Subject(s)
COVID-19/complications , Cardiovascular Diseases/virology , Angiotensin-Converting Enzyme 2/metabolism , COVID-19/enzymology , COVID-19/etiology , COVID-19/physiopathology , COVID-19/therapy , Cardiometabolic Risk Factors , Cardiovascular Diseases/enzymology , Cardiovascular Diseases/physiopathology , Clinical Trials as Topic , Humans , Inflammation/complications , Inflammation/virology , Microcirculation , Sex Characteristics
3.
J Intensive Care ; 9(1): 12, 2021 Jan 20.
Article in English | MEDLINE | ID: covidwho-1067282

ABSTRACT

BACKGROUND: Sepsis is characterized by various hemodynamic alterations which could happen concomitantly in the heart, pulmonary and systemic circulations. A comprehensive demonstration of their interactions in the clinical setting of COVID-19 sepsis is lacking. This study aimed at evaluating the feasibility, clinical implications, and physiological coherence of the various indices of hemodynamic function and acute myocardial injury (AMI) in COVID-19 sepsis. METHODS: Hemodynamic and echocardiographic data of septic critically ill COVID-19 patients were prospectively recorded. A dozen hemodynamic indices exploring contractility and loading conditions were assessed. Several cardiac biomarkers were measured, and AMI was considered if serum concentration of high-sensitive troponin T (hs-TNT) was above the 99th percentile, upper reference. RESULTS: Sixty-seven patients were assessed (55 males), with a median age of 61 [50-70] years. Overall, the feasibility of echocardiographic parameters was very good, ranging from 93 to 100%. Hierarchical clustering method identified four coherent clusters involving cardiac preload, left ventricle (LV) contractility, LV afterload, and right ventricle (RV) function. LV contractility indices were not associated with preload indices, but some of them were positively correlated with RV function parameters and negatively correlated with a single LV afterload parameter. In most cases (n = 36, 54%), echocardiography results prompted therapeutic changes. Mortality was not influenced by the echocardiographic variables in multivariable analysis. Cardiac biomarkers' concentrations were most often increased with high incidence of AMI reaching 72%. hs-TNT was associated with mortality and inversely correlated with most of LV and RV contractility indices. CONCLUSIONS: In this comprehensive hemodynamic evaluation in critically ill COVID-19 septic patients, we identified four homogeneous and coherent clusters with a good feasibility. AMI was common and associated with alteration of LV and RV functions. Echocardiographic assessment had a clinical impact on patient management in most cases.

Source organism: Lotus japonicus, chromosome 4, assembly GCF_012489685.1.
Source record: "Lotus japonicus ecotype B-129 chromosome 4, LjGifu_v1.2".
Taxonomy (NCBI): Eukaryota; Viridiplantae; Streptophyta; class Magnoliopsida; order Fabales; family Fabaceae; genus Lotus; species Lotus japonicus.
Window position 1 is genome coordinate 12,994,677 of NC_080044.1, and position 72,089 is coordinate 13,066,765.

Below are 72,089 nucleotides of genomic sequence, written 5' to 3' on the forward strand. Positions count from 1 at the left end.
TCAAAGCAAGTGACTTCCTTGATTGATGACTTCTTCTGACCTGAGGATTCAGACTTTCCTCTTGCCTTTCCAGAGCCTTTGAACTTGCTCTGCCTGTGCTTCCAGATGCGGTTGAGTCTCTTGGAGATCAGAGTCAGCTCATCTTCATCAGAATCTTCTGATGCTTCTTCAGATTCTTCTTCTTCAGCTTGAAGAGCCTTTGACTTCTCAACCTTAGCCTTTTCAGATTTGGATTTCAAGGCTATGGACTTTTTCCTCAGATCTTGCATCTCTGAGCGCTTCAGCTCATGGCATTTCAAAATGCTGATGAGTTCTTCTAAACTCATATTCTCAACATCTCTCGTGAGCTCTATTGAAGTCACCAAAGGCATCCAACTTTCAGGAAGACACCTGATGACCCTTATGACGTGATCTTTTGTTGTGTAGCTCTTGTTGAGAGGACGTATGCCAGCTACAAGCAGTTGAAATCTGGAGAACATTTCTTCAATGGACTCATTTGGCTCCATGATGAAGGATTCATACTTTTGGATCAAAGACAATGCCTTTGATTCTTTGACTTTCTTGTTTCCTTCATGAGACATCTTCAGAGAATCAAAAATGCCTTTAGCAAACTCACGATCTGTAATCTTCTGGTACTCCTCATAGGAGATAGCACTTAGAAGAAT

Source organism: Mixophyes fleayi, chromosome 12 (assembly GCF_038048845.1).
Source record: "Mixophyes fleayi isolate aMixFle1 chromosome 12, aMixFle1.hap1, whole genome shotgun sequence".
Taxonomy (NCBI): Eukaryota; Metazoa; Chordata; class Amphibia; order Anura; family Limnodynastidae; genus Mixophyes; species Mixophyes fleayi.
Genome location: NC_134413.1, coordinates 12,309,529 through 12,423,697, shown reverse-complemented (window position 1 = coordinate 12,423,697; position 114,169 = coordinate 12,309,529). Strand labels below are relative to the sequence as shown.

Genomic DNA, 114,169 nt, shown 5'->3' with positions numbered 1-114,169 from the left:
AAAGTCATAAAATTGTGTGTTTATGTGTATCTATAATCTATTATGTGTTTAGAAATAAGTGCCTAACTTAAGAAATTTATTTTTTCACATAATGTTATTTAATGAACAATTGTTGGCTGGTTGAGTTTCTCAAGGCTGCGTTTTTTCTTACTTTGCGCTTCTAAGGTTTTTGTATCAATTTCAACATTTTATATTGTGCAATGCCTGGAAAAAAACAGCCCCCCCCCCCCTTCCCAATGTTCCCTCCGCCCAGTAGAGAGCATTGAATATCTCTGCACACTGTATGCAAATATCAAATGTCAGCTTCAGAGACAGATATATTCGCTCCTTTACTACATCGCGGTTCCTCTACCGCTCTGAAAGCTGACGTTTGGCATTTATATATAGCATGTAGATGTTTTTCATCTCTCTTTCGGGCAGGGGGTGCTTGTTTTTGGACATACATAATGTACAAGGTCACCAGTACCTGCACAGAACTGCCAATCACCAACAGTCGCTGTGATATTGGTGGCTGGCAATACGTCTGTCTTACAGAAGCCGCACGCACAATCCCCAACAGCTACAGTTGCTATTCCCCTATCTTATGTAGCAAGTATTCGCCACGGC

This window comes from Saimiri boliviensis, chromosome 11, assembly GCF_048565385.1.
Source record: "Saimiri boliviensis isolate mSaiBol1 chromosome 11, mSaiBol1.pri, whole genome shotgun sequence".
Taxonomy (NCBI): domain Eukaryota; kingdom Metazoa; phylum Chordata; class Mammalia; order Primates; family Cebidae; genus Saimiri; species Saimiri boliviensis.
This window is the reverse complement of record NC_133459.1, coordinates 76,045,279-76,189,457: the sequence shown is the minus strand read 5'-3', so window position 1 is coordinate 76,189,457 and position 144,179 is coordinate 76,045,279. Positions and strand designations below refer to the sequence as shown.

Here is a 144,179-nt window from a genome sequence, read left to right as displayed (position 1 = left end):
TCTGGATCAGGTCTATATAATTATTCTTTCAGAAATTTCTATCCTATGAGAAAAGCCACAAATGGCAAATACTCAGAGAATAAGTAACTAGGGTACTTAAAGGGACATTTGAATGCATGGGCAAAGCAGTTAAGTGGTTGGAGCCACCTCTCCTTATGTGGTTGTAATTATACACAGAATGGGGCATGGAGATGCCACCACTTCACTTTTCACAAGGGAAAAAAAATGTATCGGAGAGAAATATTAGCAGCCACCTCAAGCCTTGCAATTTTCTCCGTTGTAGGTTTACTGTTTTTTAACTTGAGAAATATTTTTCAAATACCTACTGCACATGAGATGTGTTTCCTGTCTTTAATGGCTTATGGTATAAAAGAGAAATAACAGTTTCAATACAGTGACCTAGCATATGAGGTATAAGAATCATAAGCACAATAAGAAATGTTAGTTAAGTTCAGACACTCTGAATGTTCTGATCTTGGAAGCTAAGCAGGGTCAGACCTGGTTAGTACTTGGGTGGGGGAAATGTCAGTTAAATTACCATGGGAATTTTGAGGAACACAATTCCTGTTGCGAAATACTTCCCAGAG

4.
Ann Intensive Care ; 10(1): 108, 2020 Aug 06.
Article in English | MEDLINE | ID: covidwho-696210

ABSTRACT

Hypoxemia is the main feature of COVID-19-related acute respiratory distress syndrome (C-ARDS), but its underlying mechanisms are debated, especially in patients with low respiratory system elastance (Ers). We assessed 60 critically ill patients hospitalized in our intensive care unit for C-ARDS. We used contrast transthoracic echocardiography to assess patent foramen ovale (PFO) shunt and transpulmonary bubble transit (TPBT). The median Ers was 32 cmH2O/L. PFO shunt was detected in six (10%) patients and TPBT in 12 (20%) patients. PFO shunt and TPBT were similar in patients with higher or lower Ers. In conclusion, PFO and TPBT do not seem to be the main drivers of hypoxemia in C-ARDS, especially in patients with lower Ers.